Although it doesn’t represent the actual description of external reality, there is often constant conjunction of science fiction and philosophical notions. Much like literature, science fiction films position viewers in futuristic distant lands and extraordinarily imaginative events that raise a number of questions about our relationship to the universe. What does it mean to be human? Is it possible to preserve the genetics of a perishing species? And here comes the bigger question; What implication do the answers to these questions have on our concern with normative moral responsibilities?
Benjamin Cleary’s “Swan Song” allows viewers to scrutinize a swarm of possible answers — inducing them in self-reflection within an informed framework of a larger societal and personal standpoint. This future-set drama follows a terminally ill man Cameron (Mahershala Ali in his first lead role and feature producer) who considers genetically cloning himself down to his molecular DNA and deep subconscious memories into a healthy replicate.
Cameron initially pursues that option, despite a crisis of conscience and an existential dilemma, to spare his wife Poppy (Naomie Harris) and his young son (Day Rex) the devastating loss of his imminent death – the agony of living without him. Earlier, Poppy has been ravaged by the loss following the death of her twin brother Andre. This leads her to a severe bout of depression while she is two months pregnant with their second child. Cameron can’t bear the thought of leaving her with the everyday struggles of single motherhood, let alone her long-lasting battle with mental illness.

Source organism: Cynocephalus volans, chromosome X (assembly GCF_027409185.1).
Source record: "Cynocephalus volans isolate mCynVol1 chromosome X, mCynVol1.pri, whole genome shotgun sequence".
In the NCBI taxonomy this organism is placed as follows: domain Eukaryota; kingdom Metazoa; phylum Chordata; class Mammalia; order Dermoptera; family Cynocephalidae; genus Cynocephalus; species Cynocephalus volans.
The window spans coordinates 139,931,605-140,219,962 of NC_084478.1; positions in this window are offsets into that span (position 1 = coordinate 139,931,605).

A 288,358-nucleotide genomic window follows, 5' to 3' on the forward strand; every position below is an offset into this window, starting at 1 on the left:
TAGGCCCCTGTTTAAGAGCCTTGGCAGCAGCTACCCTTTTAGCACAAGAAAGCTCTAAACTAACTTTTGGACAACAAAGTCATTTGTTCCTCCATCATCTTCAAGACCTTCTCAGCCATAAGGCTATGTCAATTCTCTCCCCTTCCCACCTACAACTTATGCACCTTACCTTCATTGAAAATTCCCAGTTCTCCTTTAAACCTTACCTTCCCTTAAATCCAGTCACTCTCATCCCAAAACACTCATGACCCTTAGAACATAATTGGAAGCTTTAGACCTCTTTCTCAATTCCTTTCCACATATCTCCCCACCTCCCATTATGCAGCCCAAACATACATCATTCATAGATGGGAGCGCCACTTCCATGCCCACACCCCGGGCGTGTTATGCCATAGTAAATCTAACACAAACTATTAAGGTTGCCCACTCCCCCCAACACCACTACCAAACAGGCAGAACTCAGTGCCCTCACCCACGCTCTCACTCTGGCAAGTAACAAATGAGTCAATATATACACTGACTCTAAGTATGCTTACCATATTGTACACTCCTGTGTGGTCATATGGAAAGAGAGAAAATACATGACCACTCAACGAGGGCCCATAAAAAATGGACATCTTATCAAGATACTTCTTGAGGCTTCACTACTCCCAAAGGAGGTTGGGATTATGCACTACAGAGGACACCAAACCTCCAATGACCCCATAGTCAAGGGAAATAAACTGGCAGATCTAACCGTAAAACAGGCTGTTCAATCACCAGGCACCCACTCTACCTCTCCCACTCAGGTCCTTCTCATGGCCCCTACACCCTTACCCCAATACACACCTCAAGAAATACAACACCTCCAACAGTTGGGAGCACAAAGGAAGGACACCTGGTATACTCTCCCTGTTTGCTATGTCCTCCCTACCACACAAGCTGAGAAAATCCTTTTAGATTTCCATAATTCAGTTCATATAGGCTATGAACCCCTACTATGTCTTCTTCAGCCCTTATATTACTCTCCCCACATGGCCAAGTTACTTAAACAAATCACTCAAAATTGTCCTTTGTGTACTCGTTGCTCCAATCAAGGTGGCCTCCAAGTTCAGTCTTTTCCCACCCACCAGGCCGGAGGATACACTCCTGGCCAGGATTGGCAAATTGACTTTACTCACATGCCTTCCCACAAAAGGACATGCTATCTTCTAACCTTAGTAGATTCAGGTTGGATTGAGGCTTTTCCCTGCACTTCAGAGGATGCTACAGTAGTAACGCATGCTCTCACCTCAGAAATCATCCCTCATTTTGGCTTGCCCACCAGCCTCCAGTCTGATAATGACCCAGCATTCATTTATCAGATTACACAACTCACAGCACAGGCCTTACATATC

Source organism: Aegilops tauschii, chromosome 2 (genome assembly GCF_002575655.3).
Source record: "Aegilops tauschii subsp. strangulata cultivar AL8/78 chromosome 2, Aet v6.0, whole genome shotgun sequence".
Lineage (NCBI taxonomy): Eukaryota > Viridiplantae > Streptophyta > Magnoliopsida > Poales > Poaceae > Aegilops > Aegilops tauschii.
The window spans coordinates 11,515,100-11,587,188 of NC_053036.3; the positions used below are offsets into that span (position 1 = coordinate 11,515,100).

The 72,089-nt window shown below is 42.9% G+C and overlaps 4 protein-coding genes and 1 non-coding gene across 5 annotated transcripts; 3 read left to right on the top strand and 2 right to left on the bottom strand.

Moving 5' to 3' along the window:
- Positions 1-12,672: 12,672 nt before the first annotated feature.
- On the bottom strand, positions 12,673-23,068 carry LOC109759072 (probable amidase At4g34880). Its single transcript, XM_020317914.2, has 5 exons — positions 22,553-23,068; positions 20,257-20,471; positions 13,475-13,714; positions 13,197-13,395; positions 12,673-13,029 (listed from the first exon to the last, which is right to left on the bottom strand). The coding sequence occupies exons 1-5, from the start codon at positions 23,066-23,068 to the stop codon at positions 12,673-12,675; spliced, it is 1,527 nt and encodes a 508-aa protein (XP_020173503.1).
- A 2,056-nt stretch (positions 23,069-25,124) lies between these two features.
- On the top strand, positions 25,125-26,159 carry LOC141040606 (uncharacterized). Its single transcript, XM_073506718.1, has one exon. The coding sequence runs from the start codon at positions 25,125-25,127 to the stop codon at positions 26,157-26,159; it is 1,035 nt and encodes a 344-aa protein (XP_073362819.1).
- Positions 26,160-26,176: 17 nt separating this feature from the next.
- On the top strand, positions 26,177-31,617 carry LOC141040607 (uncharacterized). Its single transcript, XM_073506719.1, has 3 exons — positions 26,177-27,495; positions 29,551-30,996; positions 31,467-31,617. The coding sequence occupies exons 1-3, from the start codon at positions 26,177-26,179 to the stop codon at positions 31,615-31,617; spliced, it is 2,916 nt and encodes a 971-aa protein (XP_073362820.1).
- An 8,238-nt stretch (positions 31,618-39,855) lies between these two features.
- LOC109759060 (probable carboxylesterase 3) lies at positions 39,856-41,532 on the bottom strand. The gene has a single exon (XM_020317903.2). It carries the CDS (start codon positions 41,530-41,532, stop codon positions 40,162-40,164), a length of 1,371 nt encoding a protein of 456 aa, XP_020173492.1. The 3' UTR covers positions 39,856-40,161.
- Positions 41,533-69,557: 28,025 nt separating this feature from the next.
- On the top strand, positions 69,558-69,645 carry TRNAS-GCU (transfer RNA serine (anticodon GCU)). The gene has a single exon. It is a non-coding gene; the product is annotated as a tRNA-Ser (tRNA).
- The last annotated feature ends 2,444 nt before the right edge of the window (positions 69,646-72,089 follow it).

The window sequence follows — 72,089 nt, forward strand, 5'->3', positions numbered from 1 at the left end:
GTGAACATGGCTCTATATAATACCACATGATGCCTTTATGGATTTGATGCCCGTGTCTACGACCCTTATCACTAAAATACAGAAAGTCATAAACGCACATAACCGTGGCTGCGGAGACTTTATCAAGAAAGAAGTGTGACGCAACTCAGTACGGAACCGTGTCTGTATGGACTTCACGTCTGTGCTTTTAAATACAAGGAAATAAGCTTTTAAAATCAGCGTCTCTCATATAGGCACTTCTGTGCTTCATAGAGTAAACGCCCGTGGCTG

Loaded with an undeniable plethora of philosophical appeals that underpin how it represents the nature of reproductive cloning
That’s the premise of Cleary’s first feature debut, which taps on the staggering fatality of death and self-sacrifice; or the lack thereof, along with Cameron’s existential distress in the fate-altering scenario as he literally helps fabricate a clone to take his place in the family unit.
Once the premise is established, “Swan Song” inevitably manifests in the “big questions” aforementioned during the process of Cameron’s detachment and the chaotic, heart-wrenching realities that come with it. The film, however, has little interest in further pursuing those questions.
Although “Swan Song” is not particularly intended for educationally scientific viewing, it is loaded with an undeniable plethora of philosophical appeals that underpin how it represents the nature of reproductive cloning; and to a more notable degree, what it means to be fully human in a particular structure that God intends. Does human cloning transgress that structure? Does human cloning turn to good or evil apropos of how and why it is used?
While “Swan Song” is a mere melodramatic fodder, its implications stimulate intriguing, meticulous attention and contemplation. Its underdeveloped philosophical remarks are perhaps an inadvertent effort to discredit (or deconstruct) René Descartes’ seminal discourse “cogito, ergo sum” into “I clone, therefore I am.”
“Swan Song” opens in theaters and on Apple TV+ on December 17.